Tag Archives: Dungeons & Dragons

Enderran Agenda for 2020

Plans and Other Whimsy

I know, I know. I am great at making plans, maybe not so great at following through with them. But, contrary to what you might believe, not finishing things actually annoys me greatly.

One of the things I realized I really want to do is decluttering. Both in real life – it is amazing how much crap one accumulates if one lives in the same spot for a decade – and digitally. And Enderra.com is at the top of that list.

I started the process last year, with the big blog cleanup of 2019. I quietly continued that cleanup since then. There is more work to do, but there’s very little return on time invested after a certain point, and I’ll likely just fix whatever I find when I find it, rather than actively looking for stuff to change.

So, anyway, what’s my plan for Enderra.com?

Well, simply put, I’d like to turn Enderra into and actual thing. Something I can look at and say, “yup, this is done”. I mean, we all know that fictional worlds are never “done”. What I mean is something someone who finds their way to this site can grab and use. A complete campaign world. I will identify what “complete” means in another post.

The Future World of Enderra

From this point forth, everything that has ever been posted about Enderra is non-canonical. Enderra, in its almost 30 years history (oh boy – I am getting very old), has always gone through revisions and changes. Some minor, some major. And while I am happy to re-use old material, I don’t want to be bound by it. Times change. Tastes change. And one has to wonder if the world really needs another pseudo-medieval European fantasy setting.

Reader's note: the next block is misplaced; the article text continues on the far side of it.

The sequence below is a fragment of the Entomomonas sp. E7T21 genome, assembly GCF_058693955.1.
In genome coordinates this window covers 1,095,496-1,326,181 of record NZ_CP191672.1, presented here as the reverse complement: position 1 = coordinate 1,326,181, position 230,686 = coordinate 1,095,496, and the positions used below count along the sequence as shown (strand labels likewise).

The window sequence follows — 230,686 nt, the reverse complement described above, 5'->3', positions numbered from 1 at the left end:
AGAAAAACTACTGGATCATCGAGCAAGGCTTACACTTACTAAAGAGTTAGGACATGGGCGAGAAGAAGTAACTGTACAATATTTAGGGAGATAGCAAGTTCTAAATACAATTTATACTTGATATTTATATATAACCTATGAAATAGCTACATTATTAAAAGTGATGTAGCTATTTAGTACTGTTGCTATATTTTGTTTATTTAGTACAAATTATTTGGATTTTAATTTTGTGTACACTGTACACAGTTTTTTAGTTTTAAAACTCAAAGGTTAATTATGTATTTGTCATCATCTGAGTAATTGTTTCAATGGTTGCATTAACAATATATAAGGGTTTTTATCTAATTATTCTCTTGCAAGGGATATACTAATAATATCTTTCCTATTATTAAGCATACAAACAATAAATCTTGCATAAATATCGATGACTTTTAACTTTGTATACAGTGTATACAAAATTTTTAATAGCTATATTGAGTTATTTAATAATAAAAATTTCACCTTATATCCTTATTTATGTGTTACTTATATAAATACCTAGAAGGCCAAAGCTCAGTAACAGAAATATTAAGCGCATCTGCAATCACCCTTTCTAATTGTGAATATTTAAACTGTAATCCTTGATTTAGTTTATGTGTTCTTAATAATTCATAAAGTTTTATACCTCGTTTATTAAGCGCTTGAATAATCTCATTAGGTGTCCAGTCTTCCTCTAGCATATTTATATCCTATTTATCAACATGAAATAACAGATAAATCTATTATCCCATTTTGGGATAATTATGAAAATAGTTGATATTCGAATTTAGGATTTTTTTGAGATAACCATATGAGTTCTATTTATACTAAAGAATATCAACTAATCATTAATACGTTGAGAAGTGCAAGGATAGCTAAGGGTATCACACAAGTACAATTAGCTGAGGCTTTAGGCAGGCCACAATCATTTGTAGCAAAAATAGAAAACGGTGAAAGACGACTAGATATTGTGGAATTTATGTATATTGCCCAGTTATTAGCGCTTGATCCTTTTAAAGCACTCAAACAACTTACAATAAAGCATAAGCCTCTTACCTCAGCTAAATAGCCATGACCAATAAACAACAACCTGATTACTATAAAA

(Indeed, the main reasons why I keep the “Enderra” name are a) it has history and b) I’d have to come up with a new name…)

While much remains to be worked out, and this really warrants at least one future post, I do have a general idea of what Enderra should look like.

  • D&D compatible: There are a couple aspects of Dungeons & Dragons I do not like, but in the end D&D remains popular and accessible, there’s a huge body of third party material out there, and, well, it works. (And this is an excuse for me to finally pick up D&D 5th Edition.)
  • Sword & Sorcery: Enderra has always been more of a low magic setting. Not that there were no major plots or high stakes, but the player characters were always more likely to free some prisoner, search treasure in a dungeon, fight some dark cult, or hunt some criminal than to have a tea party with the gods. Dragons exist, but are rare.
  • No Color-Coded Morals: Speaking of dragons, they’re not color-coded to alignment. Nor is anybody else. Some cultures, organisations, or species may tend towards specific alignments, but that’s it. In reality, nobody does something to be evil; villains are just as convinced they’re “doing the right thing” as the protagonists are. In the context of D&D, alignments are a tool to aid gameplay, nothing more.